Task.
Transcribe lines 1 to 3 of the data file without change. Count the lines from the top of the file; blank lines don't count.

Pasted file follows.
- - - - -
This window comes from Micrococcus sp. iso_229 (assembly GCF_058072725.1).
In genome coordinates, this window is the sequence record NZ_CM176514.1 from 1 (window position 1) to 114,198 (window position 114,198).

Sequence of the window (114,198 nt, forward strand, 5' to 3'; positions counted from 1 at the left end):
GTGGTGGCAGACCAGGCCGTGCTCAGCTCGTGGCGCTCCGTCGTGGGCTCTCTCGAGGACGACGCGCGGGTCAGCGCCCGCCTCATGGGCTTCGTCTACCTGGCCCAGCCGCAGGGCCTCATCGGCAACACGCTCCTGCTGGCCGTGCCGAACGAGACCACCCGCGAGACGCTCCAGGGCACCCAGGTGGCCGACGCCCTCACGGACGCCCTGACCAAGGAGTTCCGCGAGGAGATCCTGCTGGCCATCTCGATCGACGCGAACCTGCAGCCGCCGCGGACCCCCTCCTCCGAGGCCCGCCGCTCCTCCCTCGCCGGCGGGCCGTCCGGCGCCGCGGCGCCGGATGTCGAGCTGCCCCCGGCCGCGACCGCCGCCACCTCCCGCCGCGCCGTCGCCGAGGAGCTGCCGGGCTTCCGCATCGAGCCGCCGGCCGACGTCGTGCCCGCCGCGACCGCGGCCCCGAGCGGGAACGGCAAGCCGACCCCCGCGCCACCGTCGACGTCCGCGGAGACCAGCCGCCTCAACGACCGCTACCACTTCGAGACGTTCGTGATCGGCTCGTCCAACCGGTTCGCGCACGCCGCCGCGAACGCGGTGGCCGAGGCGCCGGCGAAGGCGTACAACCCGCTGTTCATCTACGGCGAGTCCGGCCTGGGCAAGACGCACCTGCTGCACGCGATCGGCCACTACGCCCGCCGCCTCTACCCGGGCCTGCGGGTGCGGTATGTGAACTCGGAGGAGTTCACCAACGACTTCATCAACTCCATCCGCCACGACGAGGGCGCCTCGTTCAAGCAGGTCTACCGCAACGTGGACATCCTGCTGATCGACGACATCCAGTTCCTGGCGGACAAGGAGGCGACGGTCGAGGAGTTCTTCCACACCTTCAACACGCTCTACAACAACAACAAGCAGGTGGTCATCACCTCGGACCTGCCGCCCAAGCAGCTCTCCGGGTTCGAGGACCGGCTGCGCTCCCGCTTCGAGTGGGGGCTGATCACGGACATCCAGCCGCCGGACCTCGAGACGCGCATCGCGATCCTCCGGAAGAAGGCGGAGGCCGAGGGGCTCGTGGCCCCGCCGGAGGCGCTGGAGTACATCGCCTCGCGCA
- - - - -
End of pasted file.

This window comes from Micrococcus sp. iso_229 (assembly GCF_058072725.1).
In genome coordinates, this window is the sequence record NZ_CM176514.1 from 1 (window position 1) to 114,198 (window position 114,198).

Sequence of the window (114,198 nt, forward strand, 5' to 3'; positions counted from 1 at the left end):